Biographical Sketches of Leading Citizens
Lawrence County Pennsylvania 1897


[p. 307] of Princeton, Slippery Rock township, Lawrence Co., Pa., one of the most active and energetic men in Western Pennsylvania, is a good example of what constant effort, constantly directed, can in a short time accomplish. Some say that nowadays opportunities to get on in the world are not as frequent as they once were. Be that as it may, a young man who does not wait for opportunity to come his way but goes opportunity's way, as has the subject of this sketch, is bound to find results quite satisfactory to his taste.

Mr. Boyd was born in Slippery Rock township, Oct. 2, 1858. He was a son of Robert Stewart and Catherine (Mershimer) Boyd; the latter was a native of Lawrence County, being born in Shenango township near the city of New Castle, a daughter of Adam and Catherine (Stickel) Mershimer. Mrs. Mershimer first saw the light of day in Westmoreland Co., Pa., and was a daughter of Samuel Stickel, a noted gunmaker of the early days, and later in years a successful farmer. Adam Mershimer's birth-place was near Reading, Pa.; he was born in 1790, and died in 1865. He devoted his time principally to farming, although he also conducted a plow manufacturing business of no small dimensions. He served his country in a distinguished manner in the War of 1812. The father of Adam Mershimer, Sebastian, was born at sea, while his parents were on their way from Germany to find a home in America. He followed the trade of wagon-making, and served for seven years in the Revolution, in recognition of which services he was awarded a pension and a soldier's tract of land in the "donation" district. He died in 1845, at the age of eighty-nine. Robert Stewart Boyd, father of the subject of this briefly outlined history, came into the world June 9, 1833 on a farm in Slippery Rock township. He passed his boyhood as did the sons of that day, and eventually learned the carpenter's trade. For years he followed this vocation in Lawrence, Butler and Mercer Counties, and is at present an active tiller of the soil on a small farm in Slippery Rock township. The parents of Mr. Boyd, and paternal grandparents of our subject, were John and Dorcas (McWilliams) Boyd, the latter a daughter of Robert McWilliams, whose wife, a Miss Wilkes, came from Ireland. John Boyd was a son of Joseph Boyd, who for many years was engaged in mercantile pursuits, and who died in New Castle at the age of eighty.

Joseph H. Boyd, our subject, lived until he was six years of age in his native township. His father then moved with the family into Butler County, where he remained until he was seventeen years of age. At that age our subject's school-days ended, and he began working in the oil regions and on a farm to support himself. At the age of twenty, the now young man came to Princeton, and commenced to learn his trade, that of blacksmithing in the shop of David Brackinger. Two years were sufficient for him to master the craft. He very soon bought the business of his master, and remained in the old shop some four or five years. Then as a result of his steady prosperity he built his present commodious quarters. At the beginning of his business life, Mr. Boyd was a manufacturer of buggies and wagons. His trade soon grew to be too brisk for him to supply the demand out of his own shop, so he forthwith put in a selected line of vehicles from other reliable makers. Farming implements were soon added along with other agricultural machinery. This business has grown into such proportions that now Mr. Boyd contemplates in the near future increasing his facilities, and adding a full stock of shelf and heavy hardware, together with the usual accessory lines.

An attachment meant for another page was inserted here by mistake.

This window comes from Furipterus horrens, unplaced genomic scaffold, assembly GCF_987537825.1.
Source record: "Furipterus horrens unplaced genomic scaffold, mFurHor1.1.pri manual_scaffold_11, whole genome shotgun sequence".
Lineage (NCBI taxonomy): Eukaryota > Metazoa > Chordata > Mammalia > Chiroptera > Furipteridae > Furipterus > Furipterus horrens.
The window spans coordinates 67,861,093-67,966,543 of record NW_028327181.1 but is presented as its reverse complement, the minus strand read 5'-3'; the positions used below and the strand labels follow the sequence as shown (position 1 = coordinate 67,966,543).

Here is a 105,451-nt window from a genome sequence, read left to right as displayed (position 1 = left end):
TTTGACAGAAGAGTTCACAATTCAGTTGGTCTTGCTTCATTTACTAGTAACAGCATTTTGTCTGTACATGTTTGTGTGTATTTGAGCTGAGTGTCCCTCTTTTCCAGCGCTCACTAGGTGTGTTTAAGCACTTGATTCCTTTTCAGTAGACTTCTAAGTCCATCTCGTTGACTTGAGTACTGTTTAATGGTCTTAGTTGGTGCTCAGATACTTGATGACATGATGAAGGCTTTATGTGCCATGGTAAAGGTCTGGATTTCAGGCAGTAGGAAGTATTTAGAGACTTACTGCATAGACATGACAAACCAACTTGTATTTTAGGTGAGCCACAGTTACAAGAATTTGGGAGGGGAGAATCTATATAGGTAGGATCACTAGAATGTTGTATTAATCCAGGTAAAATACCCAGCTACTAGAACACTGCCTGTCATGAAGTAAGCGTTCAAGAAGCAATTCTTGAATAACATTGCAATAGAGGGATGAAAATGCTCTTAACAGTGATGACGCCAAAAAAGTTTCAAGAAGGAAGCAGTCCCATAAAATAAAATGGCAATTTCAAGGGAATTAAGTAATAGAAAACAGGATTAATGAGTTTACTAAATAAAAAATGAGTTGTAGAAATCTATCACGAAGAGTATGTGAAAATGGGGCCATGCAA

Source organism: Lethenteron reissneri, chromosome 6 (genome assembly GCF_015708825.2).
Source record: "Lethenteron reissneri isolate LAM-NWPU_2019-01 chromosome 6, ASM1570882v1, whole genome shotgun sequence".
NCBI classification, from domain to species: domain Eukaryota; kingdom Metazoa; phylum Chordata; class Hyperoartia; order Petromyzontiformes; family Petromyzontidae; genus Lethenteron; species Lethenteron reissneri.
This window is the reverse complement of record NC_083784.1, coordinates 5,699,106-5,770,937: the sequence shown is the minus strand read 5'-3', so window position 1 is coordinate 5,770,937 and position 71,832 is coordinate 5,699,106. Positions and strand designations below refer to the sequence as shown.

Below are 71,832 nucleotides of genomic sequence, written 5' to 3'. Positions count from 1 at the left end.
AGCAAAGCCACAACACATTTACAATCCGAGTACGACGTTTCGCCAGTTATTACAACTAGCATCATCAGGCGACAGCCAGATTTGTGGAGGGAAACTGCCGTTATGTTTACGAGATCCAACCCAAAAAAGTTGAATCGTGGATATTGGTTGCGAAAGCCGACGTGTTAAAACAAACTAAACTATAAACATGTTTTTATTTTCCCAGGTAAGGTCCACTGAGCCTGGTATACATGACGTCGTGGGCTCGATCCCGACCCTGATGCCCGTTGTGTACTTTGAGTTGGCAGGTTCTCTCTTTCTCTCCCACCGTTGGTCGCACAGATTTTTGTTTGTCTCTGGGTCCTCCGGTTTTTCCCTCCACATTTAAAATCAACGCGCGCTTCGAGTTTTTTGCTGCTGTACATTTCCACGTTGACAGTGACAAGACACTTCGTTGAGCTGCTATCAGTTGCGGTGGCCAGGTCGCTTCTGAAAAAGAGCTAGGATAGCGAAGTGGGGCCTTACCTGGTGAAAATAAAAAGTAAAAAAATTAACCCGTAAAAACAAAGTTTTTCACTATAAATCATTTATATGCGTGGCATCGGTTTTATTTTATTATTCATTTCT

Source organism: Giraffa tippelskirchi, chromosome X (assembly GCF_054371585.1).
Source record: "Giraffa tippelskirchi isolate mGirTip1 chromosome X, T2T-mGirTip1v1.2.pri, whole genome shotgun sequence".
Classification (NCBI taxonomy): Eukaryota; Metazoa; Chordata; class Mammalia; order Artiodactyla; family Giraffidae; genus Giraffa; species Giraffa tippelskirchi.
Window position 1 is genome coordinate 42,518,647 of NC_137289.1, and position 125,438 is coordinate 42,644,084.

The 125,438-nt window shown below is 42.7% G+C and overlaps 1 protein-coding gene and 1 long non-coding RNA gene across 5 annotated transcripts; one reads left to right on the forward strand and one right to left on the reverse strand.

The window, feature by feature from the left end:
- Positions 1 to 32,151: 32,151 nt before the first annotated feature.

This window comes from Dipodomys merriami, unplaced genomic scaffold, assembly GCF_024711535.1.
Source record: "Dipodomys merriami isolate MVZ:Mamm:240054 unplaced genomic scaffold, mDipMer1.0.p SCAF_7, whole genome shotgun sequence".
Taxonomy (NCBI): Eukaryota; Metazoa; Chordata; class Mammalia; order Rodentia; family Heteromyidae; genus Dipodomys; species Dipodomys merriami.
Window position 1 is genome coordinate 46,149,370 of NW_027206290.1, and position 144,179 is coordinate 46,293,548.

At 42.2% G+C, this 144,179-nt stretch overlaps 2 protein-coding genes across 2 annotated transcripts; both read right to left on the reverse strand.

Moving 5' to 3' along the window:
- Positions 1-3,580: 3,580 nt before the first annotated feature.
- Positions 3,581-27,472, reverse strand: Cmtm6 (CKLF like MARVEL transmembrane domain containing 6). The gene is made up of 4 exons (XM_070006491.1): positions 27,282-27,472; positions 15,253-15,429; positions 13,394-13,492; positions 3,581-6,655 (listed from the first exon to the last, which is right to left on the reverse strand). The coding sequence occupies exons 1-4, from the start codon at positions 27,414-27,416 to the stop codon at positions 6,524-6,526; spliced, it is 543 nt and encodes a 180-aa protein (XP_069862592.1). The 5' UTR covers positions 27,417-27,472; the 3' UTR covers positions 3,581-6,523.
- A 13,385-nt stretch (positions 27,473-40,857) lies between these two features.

Mr. Boyd was married Feb. 9, 1862, at Princeton, to Mary E. Sechler, a daughter of Abraham and Caroline (Houk) Sechler. From this union there has resulted seven children: Kittie; Mina and Nina, twins, the former now deceased; Willie (deceased); Loy; Gearth; and Joseph. Both parents are active in social and church matters, being members of the Presbyterian Church. In politics, Mr. Boyd is an independent Democrat. He is very alert in fraternal matters, being a member of Scott Council, Royal Arcanum, No. 682; Round Head Lodge, I. O. O. F., No. 577; and Princeton Council, Jr. O. U. A. M., No. 402.

Mr. Boyd is in all affairs a man of broad ideas. It is in business relations, however, that he is at his best. He does not believe in waiting for trade to come to him, but he goes after business with a force and energy that gets it. As a salesman, he is second to very few, it being truthfully said that in his vehicle line he sells on an average one article for every day in the year. As a farrier and blacksmith he has a most enviable reputation far and wide. No one can strike the anvil a truer blow or place a shoe with greater nicety than he. Of late, when so many have complained of hard times, and were sitting around, Micawber-like, for something to turn up, Mr. Boyd has, with cheerful smile and kindly greeting for all, gone out after business. His surroundings show that he obtained what he went after too. Times are never dull with him, for he won't have it that way.

Biographical Sketches of Leading Citizens Lawrence County Pennsylvania
Biographical Publishing Company, Buffalo, N.Y., 1897

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